Dire economic conditions force hundreds of thousands of men from the republics of Central Asia -- many of them from Tajikistan -- to seek work in Russia. Many of the Tajiks are employed in Russia illegally and are subsequently arrested or deported. But a growing number of Tajiks are returning home dead, having either been murdered or killed in workplace accidents. Other nationalities are also reporting attacks.
Prague, 21 July 2003 (RFE/RL) -- Officials in Dushanbe say increasing numbers of Tajik migrant workers are being mistreated or killed in Russia.
Kurbonali Mukhabatov is the prosecutor-general of Tajikistan's Transport Prosecutor's Office. In a recent interview with RFE/RL's Tajik Service, he said: "In the first six months of this year, 211 bodies of citizens of Tajikistan were brought back to the country. Forty-two of them were killed, 61 died suddenly in accidents, and 81 died because of illness." He did not explain the cause of death of the remaining 27 Tajiks.
Mukhabatov said the bodies of 328 Tajiks were returned last year from Russia, and that 68 of them had been murdered. He said his office registers only those bodies repatriated by plane or train. Mukhabatov said more bodies may have been brought back to Tajikistan by car. The figures cannot be independently confirmed.
Xenophobia in Russia and the unsafe conditions in which migrant laborers work appear to be behind many of the deaths.
Muzafar Zaripov is the head of Inson (Human), a Tajik human rights organization based in Moscow. He said nearly 60 percent of the 800,000 Tajiks believed to be working in Russia are illegal laborers. Tajiks usually earn around $200 a month working illegally in Russia, while their monthly salary at home is the equivalent of $10 to $15.
The promise of such money lures many Tajiks abroad, despite poor or unsafe working conditions. Illegal laborers do not receive any social guarantees or state medical treatment if they are injured. Zaripov said this situation leads to more lethal accidents at job sites because employers don't have to worry about worker safety.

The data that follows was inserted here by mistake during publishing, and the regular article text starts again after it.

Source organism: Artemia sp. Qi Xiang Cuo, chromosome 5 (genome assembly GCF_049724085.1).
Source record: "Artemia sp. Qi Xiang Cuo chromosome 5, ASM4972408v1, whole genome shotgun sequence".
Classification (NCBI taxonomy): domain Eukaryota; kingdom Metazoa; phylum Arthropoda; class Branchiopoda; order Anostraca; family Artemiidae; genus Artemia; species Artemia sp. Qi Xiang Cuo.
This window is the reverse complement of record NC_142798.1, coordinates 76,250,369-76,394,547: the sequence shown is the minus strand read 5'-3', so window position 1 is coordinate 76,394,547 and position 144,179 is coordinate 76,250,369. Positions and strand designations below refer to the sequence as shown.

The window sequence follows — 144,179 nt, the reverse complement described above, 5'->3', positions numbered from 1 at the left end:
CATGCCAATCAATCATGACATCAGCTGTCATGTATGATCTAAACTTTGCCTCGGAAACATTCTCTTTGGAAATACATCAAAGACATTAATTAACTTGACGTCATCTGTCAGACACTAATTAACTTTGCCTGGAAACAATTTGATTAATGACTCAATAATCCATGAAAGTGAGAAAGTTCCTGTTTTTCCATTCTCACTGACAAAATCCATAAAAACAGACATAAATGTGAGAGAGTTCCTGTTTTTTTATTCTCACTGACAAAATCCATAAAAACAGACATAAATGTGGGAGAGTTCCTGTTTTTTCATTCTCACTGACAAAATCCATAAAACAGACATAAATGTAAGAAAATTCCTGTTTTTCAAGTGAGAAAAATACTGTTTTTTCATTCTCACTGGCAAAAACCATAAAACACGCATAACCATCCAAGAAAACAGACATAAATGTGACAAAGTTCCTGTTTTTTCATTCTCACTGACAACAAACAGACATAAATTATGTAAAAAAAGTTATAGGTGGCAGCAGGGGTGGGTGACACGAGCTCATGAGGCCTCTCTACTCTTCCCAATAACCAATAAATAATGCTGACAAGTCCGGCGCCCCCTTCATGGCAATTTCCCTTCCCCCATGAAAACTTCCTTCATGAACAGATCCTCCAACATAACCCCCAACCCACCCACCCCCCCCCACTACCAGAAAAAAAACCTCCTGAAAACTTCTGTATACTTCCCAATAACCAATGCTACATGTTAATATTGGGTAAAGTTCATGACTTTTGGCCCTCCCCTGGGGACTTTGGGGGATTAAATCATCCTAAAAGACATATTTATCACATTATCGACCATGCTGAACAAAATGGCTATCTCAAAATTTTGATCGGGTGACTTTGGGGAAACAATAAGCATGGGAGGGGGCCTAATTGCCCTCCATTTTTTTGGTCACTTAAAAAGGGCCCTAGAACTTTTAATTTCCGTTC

The illegal status of Tajik workers also makes them more vulnerable to criminal attacks. Zaripov said many Tajiks are robbed or disappear as they prepare to head home after being paid. Zaripov said criminal gangs are often involved in these attacks.
He said workers who survive such attacks usually do not report them to the police because they do not want to have additional problems with the Russian authorities. "A person is afraid that his status of illegal worker might be disclosed and that he would be deported or fined," he said.
Zaripov accuses Russian authorities of doing little to protect the human rights of illegal workers. Moreover, he said illegal workers are often terrorized by the police themselves. "Two months ago, a [Tajik] person was killed when a group of police officers came into the apartment in Mytyschy [a district of Moscow] at 2 a.m. Police officers implementing so-called 'preventive' measures kicked him to death." Zaripov said an increasing number of Tajiks also are being attacked by Russian extremists, especially on trains in Moscow.